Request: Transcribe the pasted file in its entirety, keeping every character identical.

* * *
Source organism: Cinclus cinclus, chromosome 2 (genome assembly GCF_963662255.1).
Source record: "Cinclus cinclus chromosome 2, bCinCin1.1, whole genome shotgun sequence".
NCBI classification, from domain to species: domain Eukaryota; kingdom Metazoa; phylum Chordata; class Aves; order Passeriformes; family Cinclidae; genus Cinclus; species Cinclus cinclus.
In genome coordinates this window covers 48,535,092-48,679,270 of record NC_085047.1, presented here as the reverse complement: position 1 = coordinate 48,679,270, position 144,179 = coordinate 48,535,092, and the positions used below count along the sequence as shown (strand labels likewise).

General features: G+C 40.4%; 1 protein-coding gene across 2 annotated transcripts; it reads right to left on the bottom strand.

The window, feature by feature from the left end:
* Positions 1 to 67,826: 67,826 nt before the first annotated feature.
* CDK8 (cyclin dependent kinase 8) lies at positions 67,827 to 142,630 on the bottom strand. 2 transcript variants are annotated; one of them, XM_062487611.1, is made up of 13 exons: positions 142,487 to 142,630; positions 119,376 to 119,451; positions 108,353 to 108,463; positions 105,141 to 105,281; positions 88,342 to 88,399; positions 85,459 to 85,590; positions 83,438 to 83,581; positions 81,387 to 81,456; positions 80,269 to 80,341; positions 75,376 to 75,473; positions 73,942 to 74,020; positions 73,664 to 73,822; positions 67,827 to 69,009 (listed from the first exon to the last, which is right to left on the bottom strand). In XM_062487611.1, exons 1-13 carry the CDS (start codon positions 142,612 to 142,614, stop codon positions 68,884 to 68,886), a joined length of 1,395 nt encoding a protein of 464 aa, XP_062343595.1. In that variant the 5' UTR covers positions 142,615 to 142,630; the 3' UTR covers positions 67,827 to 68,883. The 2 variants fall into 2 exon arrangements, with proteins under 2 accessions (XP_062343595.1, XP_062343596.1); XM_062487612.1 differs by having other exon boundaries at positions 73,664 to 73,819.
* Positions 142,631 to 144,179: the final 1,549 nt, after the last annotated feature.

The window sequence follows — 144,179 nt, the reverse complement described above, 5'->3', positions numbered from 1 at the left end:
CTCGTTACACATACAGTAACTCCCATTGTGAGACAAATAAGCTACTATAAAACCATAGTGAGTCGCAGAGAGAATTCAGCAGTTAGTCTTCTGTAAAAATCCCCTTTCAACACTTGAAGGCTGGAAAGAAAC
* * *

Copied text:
Source organism: Cinclus cinclus, chromosome 2 (genome assembly GCF_963662255.1).
Source record: "Cinclus cinclus chromosome 2, bCinCin1.1, whole genome shotgun sequence".
NCBI classification, from domain to species: domain Eukaryota; kingdom Metazoa; phylum Chordata; class Aves; order Passeriformes; family Cinclidae; genus Cinclus; species Cinclus cinclus.
In genome coordinates this window covers 48,535,092-48,679,270 of record NC_085047.1, presented here as the reverse complement: position 1 = coordinate 48,679,270, position 144,179 = coordinate 48,535,092, and the positions used below count along the sequence as shown (strand labels likewise).

General features: G+C 40.4%; 1 protein-coding gene across 2 annotated transcripts; it reads right to left on the bottom strand.

The window, feature by feature from the left end:
* Positions 1 to 67,826: 67,826 nt before the first annotated feature.
* CDK8 (cyclin dependent kinase 8) lies at positions 67,827 to 142,630 on the bottom strand. 2 transcript variants are annotated; one of them, XM_062487611.1, is made up of 13 exons: positions 142,487 to 142,630; positions 119,376 to 119,451; positions 108,353 to 108,463; positions 105,141 to 105,281; positions 88,342 to 88,399; positions 85,459 to 85,590; positions 83,438 to 83,581; positions 81,387 to 81,456; positions 80,269 to 80,341; positions 75,376 to 75,473; positions 73,942 to 74,020; positions 73,664 to 73,822; positions 67,827 to 69,009 (listed from the first exon to the last, which is right to left on the bottom strand). In XM_062487611.1, exons 1-13 carry the CDS (start codon positions 142,612 to 142,614, stop codon positions 68,884 to 68,886), a joined length of 1,395 nt encoding a protein of 464 aa, XP_062343595.1. In that variant the 5' UTR covers positions 142,615 to 142,630; the 3' UTR covers positions 67,827 to 68,883. The 2 variants fall into 2 exon arrangements, with proteins under 2 accessions (XP_062343595.1, XP_062343596.1); XM_062487612.1 differs by having other exon boundaries at positions 73,664 to 73,819.
* Positions 142,631 to 144,179: the final 1,549 nt, after the last annotated feature.

The window sequence follows — 144,179 nt, the reverse complement described above, 5'->3', positions numbered from 1 at the left end:
CTCGTTACACATACAGTAACTCCCATTGTGAGACAAATAAGCTACTATAAAACCATAGTGAGTCGCAGAGAGAATTCAGCAGTTAGTCTTCTGTAAAAATCCCCTTTCAACACTTGAAGGCTGGAAAGAAAC